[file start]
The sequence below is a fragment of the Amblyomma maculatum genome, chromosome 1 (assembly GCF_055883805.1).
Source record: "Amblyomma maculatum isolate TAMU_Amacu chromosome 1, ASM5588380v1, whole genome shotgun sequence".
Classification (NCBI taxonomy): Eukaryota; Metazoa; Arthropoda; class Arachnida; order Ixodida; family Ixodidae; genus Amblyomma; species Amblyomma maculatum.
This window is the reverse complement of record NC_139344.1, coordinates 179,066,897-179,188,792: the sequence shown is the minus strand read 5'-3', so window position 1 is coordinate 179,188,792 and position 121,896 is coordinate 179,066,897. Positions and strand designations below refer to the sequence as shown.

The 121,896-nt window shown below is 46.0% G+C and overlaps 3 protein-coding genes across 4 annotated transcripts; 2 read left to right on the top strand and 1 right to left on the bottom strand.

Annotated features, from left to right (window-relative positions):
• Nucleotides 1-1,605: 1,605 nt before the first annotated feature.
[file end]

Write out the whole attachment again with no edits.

The sequence below is a fragment of the Amblyomma maculatum genome, chromosome 1 (assembly GCF_055883805.1).
Source record: "Amblyomma maculatum isolate TAMU_Amacu chromosome 1, ASM5588380v1, whole genome shotgun sequence".
Classification (NCBI taxonomy): Eukaryota; Metazoa; Arthropoda; class Arachnida; order Ixodida; family Ixodidae; genus Amblyomma; species Amblyomma maculatum.
This window is the reverse complement of record NC_139344.1, coordinates 179,066,897-179,188,792: the sequence shown is the minus strand read 5'-3', so window position 1 is coordinate 179,188,792 and position 121,896 is coordinate 179,066,897. Positions and strand designations below refer to the sequence as shown.

The 121,896-nt window shown below is 46.0% G+C and overlaps 3 protein-coding genes across 4 annotated transcripts; 2 read left to right on the top strand and 1 right to left on the bottom strand.

Annotated features, from left to right (window-relative positions):
• Nucleotides 1-1,605: 1,605 nt before the first annotated feature.